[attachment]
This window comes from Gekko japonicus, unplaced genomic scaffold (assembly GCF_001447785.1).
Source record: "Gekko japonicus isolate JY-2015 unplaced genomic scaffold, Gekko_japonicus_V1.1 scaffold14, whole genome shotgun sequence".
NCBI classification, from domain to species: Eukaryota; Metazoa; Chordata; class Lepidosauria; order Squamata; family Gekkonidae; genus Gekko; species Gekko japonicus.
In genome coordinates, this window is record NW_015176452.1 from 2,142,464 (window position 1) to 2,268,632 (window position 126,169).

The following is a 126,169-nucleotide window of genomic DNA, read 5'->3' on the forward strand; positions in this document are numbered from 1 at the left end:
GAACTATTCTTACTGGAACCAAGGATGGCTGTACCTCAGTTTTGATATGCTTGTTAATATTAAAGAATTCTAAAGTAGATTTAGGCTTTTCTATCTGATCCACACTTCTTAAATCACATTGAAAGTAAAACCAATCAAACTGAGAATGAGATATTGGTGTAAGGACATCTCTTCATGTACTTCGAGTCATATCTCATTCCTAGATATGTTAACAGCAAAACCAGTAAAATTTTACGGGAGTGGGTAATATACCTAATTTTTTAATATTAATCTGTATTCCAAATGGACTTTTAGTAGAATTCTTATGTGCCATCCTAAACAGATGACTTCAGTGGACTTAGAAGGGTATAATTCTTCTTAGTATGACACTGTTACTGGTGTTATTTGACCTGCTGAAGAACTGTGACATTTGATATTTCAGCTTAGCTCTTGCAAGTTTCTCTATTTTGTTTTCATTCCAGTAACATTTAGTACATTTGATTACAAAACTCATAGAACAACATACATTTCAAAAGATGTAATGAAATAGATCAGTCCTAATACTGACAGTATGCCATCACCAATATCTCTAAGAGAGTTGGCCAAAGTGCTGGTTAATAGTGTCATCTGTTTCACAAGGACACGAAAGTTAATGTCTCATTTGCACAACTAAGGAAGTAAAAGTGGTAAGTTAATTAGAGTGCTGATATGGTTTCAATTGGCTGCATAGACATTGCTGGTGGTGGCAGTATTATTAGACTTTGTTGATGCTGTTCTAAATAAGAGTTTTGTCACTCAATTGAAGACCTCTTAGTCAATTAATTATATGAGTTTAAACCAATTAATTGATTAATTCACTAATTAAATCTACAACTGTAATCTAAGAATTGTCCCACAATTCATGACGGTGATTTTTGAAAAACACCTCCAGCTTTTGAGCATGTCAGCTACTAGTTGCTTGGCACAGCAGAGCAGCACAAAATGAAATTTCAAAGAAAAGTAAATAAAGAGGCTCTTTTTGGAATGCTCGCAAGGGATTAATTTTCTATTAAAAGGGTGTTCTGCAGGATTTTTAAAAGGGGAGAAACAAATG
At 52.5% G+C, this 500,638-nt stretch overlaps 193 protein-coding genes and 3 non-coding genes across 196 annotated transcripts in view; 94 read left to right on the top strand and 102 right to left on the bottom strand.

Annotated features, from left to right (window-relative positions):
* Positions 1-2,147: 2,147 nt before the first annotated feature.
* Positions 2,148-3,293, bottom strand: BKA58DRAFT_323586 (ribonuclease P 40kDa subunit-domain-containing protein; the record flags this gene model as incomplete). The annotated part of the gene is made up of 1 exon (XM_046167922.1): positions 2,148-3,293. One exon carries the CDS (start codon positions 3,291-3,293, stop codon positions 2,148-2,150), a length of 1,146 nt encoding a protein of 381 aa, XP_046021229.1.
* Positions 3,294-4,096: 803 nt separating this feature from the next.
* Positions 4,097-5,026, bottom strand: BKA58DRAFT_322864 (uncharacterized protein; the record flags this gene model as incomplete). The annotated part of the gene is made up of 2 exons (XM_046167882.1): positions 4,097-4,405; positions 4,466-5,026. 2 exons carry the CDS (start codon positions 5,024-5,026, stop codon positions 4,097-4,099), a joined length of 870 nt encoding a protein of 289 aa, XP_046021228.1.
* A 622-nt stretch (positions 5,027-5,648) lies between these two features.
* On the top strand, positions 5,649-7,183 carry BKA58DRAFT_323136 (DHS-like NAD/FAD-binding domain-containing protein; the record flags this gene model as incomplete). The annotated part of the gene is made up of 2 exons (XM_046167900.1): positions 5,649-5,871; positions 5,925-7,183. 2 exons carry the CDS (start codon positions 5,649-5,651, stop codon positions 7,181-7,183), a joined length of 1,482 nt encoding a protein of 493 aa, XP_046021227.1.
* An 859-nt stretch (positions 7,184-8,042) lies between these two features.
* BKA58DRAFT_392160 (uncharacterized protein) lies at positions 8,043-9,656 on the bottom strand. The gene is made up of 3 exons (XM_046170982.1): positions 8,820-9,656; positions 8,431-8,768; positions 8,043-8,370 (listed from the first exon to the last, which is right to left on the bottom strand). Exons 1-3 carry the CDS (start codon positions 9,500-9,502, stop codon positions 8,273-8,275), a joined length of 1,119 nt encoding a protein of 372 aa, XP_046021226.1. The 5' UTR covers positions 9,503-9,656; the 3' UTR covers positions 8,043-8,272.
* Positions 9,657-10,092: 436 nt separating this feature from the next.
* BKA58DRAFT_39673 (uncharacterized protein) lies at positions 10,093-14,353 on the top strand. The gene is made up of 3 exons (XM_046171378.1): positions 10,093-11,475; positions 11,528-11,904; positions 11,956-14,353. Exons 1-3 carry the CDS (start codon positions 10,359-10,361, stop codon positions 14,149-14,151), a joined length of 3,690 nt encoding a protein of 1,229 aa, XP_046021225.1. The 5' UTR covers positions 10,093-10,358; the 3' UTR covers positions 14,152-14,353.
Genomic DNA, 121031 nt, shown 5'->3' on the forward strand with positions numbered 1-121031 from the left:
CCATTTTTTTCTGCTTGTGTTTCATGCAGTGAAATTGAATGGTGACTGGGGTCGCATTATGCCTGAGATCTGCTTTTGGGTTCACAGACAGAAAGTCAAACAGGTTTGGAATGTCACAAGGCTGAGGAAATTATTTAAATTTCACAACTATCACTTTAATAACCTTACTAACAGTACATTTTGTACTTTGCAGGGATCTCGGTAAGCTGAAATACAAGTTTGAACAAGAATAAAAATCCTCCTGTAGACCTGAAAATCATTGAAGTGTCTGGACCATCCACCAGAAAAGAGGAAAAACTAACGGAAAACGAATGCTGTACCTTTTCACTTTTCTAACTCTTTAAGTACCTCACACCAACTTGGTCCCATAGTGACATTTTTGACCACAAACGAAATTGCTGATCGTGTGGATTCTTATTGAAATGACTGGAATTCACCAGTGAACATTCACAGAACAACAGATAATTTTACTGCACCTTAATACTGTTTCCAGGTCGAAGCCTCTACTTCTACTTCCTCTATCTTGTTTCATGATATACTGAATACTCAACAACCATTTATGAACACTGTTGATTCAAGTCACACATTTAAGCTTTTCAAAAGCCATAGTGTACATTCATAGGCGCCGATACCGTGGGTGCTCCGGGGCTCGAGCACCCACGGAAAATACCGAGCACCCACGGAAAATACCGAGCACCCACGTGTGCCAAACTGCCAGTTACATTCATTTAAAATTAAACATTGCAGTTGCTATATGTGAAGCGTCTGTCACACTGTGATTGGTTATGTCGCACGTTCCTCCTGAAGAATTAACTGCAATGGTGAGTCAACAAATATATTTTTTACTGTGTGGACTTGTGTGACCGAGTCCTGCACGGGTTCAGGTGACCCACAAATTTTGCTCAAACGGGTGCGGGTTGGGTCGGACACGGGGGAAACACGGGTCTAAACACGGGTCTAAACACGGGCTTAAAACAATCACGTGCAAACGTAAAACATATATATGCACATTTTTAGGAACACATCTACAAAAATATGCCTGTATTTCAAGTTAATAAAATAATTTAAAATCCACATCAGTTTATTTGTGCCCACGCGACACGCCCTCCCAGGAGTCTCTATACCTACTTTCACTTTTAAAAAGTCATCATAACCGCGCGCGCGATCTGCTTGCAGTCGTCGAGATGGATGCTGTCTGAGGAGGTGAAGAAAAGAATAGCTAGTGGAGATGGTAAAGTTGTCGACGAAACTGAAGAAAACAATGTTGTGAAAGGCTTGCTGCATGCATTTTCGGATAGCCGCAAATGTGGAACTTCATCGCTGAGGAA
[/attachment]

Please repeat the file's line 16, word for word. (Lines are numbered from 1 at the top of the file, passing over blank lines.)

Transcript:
* BKA58DRAFT_392160 (uncharacterized protein) lies at positions 8,043-9,656 on the bottom strand. The gene is made up of 3 exons (XM_046170982.1): positions 8,820-9,656; positions 8,431-8,768; positions 8,043-8,370 (listed from the first exon to the last, which is right to left on the bottom strand). Exons 1-3 carry the CDS (start codon positions 9,500-9,502, stop codon positions 8,273-8,275), a joined length of 1,119 nt encoding a protein of 372 aa, XP_046021226.1. The 5' UTR covers positions 9,503-9,656; the 3' UTR covers positions 8,043-8,272.